Former U.S. Attorney Jenny Durkan is running for Seattle mayor with lots of credentials — a track record of accomplishments and political connections. Still, aspects of her professional life and ties to power brokers could work against her in a city leaning ever more left.
Jenny Durkan has all the traditional credentials for political office: an accomplished career, connections and a familiar name. For years, friends and colleagues urged her to run.
This year, she took the plunge with a campaign for Seattle mayor, relying on those assets to win support from key leaders in business, labor and beyond.
But the former United States attorney’s gold-plated résumé, affluence and high-powered allies also have drawn scrutiny in a city where social-justice activists are raising their voices against insider politics, mass incarceration and corporate might.
Noted for her success as a trial lawyer and commanding courtroom manner, Durkan, 59, has gone to bat for and against political giants, for accusers and people accused.
Her profile grew when she became the nation’s first openly gay U.S. attorney, appointed by President Barack Obama, and she signed an agreement requiring Seattle police reform.
“I want calm waters,” said former King County Executive Ron Sims. “I want a person I know is going to be a great captain of the ship, who knows how to get things done.”
Last job: Partner at Quinn Emanuel Urquhart & Sullivan
Family: Partner, two children
Primary result: 27.9 percent in 21-candidate primary
Sims has endorsed Durkan, saying she managed big egos and made consequential decisions as U.S. attorney. Voters in the Nov. 7 election will weigh that background against Durkan’s relative lack of experience working with neighborhoods on transportation and housing.
After leaving the post, Durkan joined the world’s largest white-shoe firm. Now renting a home downtown, she and her partner, Dana Garvey, until recently owned a 6,570-square-foot Windermere house.
“I haven’t seen her down at City Hall on issues other than police reform,” said City Councilmember Mike O’Brien, who’s supporting Durkan’s opponent, Cary Moon.
“There’s a swath of our community who think these are really important decisions, and really important people should make them, and really important people are people who have rubbed elbows with folks at the top,” O’Brien said. “I look for someone who has been deeply involved with communities on local issues.”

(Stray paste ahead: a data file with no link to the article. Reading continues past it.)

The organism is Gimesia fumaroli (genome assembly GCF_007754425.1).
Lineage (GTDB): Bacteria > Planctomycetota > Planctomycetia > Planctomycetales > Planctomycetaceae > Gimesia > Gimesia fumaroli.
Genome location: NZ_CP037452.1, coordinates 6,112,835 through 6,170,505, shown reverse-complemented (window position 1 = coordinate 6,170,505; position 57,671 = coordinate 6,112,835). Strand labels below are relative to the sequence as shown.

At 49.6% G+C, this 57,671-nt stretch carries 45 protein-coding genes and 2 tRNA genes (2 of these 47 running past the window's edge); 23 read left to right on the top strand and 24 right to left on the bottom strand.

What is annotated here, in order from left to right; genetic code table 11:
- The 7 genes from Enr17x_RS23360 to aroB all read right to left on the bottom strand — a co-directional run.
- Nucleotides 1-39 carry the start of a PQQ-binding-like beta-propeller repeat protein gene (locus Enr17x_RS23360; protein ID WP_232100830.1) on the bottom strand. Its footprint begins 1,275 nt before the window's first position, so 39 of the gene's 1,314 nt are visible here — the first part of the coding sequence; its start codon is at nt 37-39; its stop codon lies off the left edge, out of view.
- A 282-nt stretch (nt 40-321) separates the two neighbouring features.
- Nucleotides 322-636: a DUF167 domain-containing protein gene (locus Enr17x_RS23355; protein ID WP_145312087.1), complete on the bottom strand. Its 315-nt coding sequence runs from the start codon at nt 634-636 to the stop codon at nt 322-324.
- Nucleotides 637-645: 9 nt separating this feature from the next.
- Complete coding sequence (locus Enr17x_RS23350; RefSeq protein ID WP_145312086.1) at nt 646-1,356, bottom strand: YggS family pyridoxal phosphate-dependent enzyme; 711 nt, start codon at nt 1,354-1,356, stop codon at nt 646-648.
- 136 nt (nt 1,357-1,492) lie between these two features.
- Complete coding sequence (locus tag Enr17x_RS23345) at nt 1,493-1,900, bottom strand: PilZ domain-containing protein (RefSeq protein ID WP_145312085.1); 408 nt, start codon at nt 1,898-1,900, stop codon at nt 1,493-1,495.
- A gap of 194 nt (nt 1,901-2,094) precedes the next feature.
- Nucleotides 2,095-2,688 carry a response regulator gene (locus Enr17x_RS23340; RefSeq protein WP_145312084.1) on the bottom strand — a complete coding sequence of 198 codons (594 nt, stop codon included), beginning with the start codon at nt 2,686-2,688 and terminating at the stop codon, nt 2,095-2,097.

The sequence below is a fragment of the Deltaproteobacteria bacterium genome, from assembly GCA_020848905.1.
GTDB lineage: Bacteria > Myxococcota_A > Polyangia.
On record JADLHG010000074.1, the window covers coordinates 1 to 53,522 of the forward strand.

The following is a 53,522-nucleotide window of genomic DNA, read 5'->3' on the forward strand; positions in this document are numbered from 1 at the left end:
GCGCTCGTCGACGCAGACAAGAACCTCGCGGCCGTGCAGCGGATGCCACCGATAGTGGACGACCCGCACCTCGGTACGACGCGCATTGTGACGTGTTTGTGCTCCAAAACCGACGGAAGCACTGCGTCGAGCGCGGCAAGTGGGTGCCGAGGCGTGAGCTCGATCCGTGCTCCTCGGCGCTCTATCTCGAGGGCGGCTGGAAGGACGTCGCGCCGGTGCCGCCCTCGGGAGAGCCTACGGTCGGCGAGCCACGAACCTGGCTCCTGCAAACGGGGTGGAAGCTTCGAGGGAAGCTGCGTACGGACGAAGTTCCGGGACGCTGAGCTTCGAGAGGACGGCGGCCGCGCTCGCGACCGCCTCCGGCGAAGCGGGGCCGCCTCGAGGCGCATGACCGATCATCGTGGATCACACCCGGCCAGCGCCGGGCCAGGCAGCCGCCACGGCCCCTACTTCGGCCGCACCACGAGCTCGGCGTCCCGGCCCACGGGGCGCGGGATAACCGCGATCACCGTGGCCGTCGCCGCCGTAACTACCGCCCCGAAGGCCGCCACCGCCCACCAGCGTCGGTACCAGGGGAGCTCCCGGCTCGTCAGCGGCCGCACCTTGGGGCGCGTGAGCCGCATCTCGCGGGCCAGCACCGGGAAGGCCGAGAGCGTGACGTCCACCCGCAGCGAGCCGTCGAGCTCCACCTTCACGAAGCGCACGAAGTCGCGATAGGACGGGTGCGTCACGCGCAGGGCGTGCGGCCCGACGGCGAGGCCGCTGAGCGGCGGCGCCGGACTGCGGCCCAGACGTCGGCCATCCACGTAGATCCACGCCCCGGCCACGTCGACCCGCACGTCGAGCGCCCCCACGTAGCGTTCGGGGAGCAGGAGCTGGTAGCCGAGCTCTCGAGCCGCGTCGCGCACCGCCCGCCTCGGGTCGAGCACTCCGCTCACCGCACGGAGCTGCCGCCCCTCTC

Durkan, has had to learn about those issues as a candidate, with some advocates calling her a quick study.
After representing grieving families and serving as a right hand to Gov. Chris Gregoire, Durkan is now trying to make the case for herself.
She’s defending her prosecution of some medical-marijuana sellers not long before Washington voters made recreational pot legal. She’s trying to explain why no WaMU bigshots went to prison. And she’s arguing that someone who put people behind bars can move the city away from the prison-industrial complex.
Raised in Issaquah, Durkan is one of eight children of lobbyist and Democratic lawmaker Martin Durkan and Lorraine Durkan, who grew up on Queen Anne.
She earned a bachelor’s degree from the University of Notre Dame in 1980 and a law degree from the University of Washington in 1985. In between, she taught English and coached basketball in rural Alaska.
Durkan began her legal career in Washington, D.C., where she represented Kari Tupper, the first woman to accuse then-U.S. Sen. Brock Adams of sexual assault.
In 1991, she joined the Seattle firm Schroeter, Goldmark and Bender for six years, with short stints as executive counsel to Democratic Gov. Mike Lowry and helping Garvey start a telecommunications project-management company.
She publicly defended Lowry when his deputy press secretary, Susanne Albright, accused him of groping, lewd remarks and angry outbursts. At the time, Durkan denied there had been a pattern of harassment, describing the claims as “very difficult for the governor.”
About a week later, Durkan resigned. Lowry agreed to pay Albright $97,500, without admitting wrongdoing.
Heading her own practice from 1997 to 2009, Durkan won millions for her clients, including relatives of a man fatally stabbed after a Mariners game. The killer was a mentally-ill man just released from jail, and the case against King County and the state Department of Corrections pushed the county to establish a mental-health court.
Durkan’s political and legal worlds met in 2005, when she represented then newly elected Gov. Gregoire as her opponent in the election, Republican Dino Rossi, challenged the vote count.
During the trial, Durkan received news that her father had died in Hawaii. But she saw the case through and delivered the closing arguments that helped win the day for Gregoire and the Democrats.
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“The stakes were huge,” said lawyer Harry Korrell, who worked for the GOP then.